ABA Study

This study is reaching out to people who have gone through ABA (Applied Behaviour Analysis) programmes or similar, to provide actual lived-experience feedback. Open to international participants. Please email Prof Terry Cummings directly.

Please do consider joining. I understand that many of you may have PTSD associated with this and it will be very difficult and even traumatic to re-visit, but it is important that your experiences be made known.

Text from call out below, followed by image of document:

UNSW, Sydney, Australia

Invitation to Participate in Research

Applied Behavioural Analysis: The social validity of an evidence-based practice

Researchers at UNSW Sydney (The University of New South Wales) are seeking volunteer research participants to learn about what people with disabilities think about their current and past experiences with Applied Behaviour Analysis (ABA) and its practices, such as functional behavioural assessment, reward systems, and social skills training.

 

Would the research study be a good fit for me?

The study might be a good fit for you if:

  • You have an intellectual disability, autism, or emotional/behavioural disability.
  • During school or private therapy, you experienced instruction in the area of social skills, communication, or behaviour that was combined with the use of rewards, such as stickers, points, treats, or other prizes for giving correct answers or following the instructions of a teacher or therapist.

 

What would happen if I took part in the research study?

If you decide to take part, you would have the choice of:

Be interviewed for about 30 minutes by a researcher about your experiences, OR

Complete an online survey that will take between 30-60 minutes. You can access the survey here: https://www.surveymonkey.com/r/LNG6Y53

Will I be paid to take part in the research study?

There are no additional costs associated with participation in this research study, however, you will be paid $20 for your time in the form of a gift card.

Who do I contact if I want more information or want to take part in the study?

If you would like more information or are interested in being part of the study, please contact:

Name: Terry Cumming

Email: t.cumming@unsw.edu.au

Phone:(02)9385 1944

This research has been reviewed and approved by the UNSW Human Research Ethics Committee HC reference number HC180231

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Snoösphere 2017 in Singapore!

snoosphere

Snoösphere, 2017

Snoösphere 2017 is coming to Singapore!

Calling for autistic participants to join us in this exciting project. We need your feedback and advice!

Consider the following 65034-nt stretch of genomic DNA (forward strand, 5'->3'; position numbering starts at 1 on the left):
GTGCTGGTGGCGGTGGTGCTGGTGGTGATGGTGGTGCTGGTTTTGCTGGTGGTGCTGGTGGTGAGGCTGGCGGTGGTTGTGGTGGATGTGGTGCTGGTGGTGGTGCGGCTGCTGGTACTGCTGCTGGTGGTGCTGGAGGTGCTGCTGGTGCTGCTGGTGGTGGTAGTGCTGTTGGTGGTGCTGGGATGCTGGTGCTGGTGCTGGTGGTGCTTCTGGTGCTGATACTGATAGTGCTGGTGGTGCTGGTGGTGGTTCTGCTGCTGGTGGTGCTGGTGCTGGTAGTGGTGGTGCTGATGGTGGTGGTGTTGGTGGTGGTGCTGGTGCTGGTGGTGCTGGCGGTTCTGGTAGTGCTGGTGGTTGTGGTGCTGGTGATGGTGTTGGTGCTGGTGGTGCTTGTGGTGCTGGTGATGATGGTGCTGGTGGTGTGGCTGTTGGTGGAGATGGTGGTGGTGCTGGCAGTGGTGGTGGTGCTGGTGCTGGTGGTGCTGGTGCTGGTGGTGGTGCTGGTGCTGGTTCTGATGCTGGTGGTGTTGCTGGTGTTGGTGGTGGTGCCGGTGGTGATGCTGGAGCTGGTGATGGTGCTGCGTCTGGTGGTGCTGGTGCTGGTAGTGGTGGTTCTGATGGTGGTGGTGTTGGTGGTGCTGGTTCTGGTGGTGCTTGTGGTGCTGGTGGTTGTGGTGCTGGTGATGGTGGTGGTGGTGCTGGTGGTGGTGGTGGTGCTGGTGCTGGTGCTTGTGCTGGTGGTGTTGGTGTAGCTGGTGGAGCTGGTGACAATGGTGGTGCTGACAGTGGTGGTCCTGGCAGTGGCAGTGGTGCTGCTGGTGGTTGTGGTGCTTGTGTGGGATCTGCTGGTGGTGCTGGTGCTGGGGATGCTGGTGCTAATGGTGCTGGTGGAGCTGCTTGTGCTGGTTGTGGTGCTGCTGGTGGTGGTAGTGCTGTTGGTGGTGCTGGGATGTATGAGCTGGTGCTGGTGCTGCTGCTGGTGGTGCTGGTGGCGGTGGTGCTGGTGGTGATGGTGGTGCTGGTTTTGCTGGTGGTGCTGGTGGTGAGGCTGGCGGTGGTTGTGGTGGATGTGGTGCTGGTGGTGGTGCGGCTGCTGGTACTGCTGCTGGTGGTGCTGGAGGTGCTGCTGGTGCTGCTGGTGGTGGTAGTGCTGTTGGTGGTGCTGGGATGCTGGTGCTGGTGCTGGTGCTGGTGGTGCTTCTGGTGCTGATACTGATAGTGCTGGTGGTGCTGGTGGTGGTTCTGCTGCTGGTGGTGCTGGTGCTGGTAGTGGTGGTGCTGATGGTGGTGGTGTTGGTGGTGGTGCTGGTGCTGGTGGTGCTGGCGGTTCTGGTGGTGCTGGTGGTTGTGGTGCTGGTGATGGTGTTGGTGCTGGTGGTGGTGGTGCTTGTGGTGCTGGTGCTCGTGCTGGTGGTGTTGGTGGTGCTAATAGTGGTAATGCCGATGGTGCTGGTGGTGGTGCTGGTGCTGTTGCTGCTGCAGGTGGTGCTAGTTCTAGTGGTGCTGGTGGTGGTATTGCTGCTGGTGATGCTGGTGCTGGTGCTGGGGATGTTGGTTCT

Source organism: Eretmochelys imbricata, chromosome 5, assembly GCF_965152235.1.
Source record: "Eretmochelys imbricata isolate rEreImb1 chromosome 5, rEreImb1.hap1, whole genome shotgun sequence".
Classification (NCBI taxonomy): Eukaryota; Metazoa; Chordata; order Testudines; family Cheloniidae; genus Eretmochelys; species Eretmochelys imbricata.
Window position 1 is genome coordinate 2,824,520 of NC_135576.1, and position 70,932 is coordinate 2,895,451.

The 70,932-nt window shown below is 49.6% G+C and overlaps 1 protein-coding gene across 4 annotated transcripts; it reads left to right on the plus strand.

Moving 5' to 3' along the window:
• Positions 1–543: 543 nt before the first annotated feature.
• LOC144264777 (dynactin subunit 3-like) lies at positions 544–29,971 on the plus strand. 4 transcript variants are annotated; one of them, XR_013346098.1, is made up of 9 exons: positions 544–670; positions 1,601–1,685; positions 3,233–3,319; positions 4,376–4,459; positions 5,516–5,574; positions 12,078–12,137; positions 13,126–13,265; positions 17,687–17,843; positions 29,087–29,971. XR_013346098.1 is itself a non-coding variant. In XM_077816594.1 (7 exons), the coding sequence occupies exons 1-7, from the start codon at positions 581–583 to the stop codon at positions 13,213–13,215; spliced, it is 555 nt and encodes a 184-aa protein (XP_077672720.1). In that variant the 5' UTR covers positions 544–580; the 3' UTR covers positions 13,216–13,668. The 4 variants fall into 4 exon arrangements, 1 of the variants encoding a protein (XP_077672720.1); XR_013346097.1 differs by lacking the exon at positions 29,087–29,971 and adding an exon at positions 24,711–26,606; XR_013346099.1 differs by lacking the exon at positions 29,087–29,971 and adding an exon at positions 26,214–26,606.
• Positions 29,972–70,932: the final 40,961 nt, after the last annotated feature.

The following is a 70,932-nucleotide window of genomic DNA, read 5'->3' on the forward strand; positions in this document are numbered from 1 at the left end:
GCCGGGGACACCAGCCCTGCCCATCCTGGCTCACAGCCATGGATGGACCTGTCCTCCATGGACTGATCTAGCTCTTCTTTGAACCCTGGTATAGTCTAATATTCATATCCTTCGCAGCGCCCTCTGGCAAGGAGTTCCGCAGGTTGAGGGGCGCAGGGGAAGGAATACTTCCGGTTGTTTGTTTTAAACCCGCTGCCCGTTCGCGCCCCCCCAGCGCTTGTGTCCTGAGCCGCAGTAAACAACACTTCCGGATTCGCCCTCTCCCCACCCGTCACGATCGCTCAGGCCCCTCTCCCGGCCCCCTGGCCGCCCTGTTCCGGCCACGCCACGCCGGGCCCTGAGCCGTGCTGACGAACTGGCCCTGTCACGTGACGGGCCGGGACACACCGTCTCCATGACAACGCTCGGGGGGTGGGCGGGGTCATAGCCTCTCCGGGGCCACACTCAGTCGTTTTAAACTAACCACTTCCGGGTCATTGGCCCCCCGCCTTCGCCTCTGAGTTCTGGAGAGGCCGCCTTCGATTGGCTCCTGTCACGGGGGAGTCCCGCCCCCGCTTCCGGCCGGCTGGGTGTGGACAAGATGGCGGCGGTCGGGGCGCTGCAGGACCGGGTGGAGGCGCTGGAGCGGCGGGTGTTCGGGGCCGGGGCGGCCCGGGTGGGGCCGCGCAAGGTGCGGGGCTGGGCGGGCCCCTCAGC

As part of our Australia-Singapore alliance / inter-city collaboration, Team Snoösphere will be in Singapore to meet with Singaporean autistics for consultative sessions.

What: Expeditions to Cloud Forest at Gardens by the Bay, between 27-29 April.

Who: Autistic persons of all ages, speaking and/or non-speaking.

How: Please contact Dr. Dawn-joy Leong (dawnjoy@mac.com) to register interest, and for more information.

More about Snoösphere 2017 here.

 

Thinking Through The Body – a multimodal approach from autism

Paper presented at the International Conference for Research Creativity: Praxis, Baptist University of Hong Kong, 21-23 November 2012.

 

ABSTRACT

How should the artist approach practice and research without becoming so overly abstract that the grounded, proprioceptive concreteness of art becomes mired inside oppressive, draconian intellectualism? The reciprocal processes of researching artistic practice and practicing artistic research require actively synergetic, symbiotic sensory and cognitive engagement, the interaction and inter-reaction of the bodily senses with theoretical, philosophical insight and invention.

Sensorial contemplation, that is, “thinking through the body,” is an inherent trait of Autism Spectrum Condition. How do autistic sensory, proprioceptive and cognitive idiosyncrasies affect creative motivation and process? May the model of autism inspire a fresh perspective for research and praxis? As an artist with Autism Spectrum Condition, the aims of my paper are to provide an ‘insider’ view of how sensory and cognitive idiosyncrasy shape my creativity, and using the autistic body-mind model, suggest an alternative milieu for creating visionary collaborative research, and mutually empathic platforms. Continue reading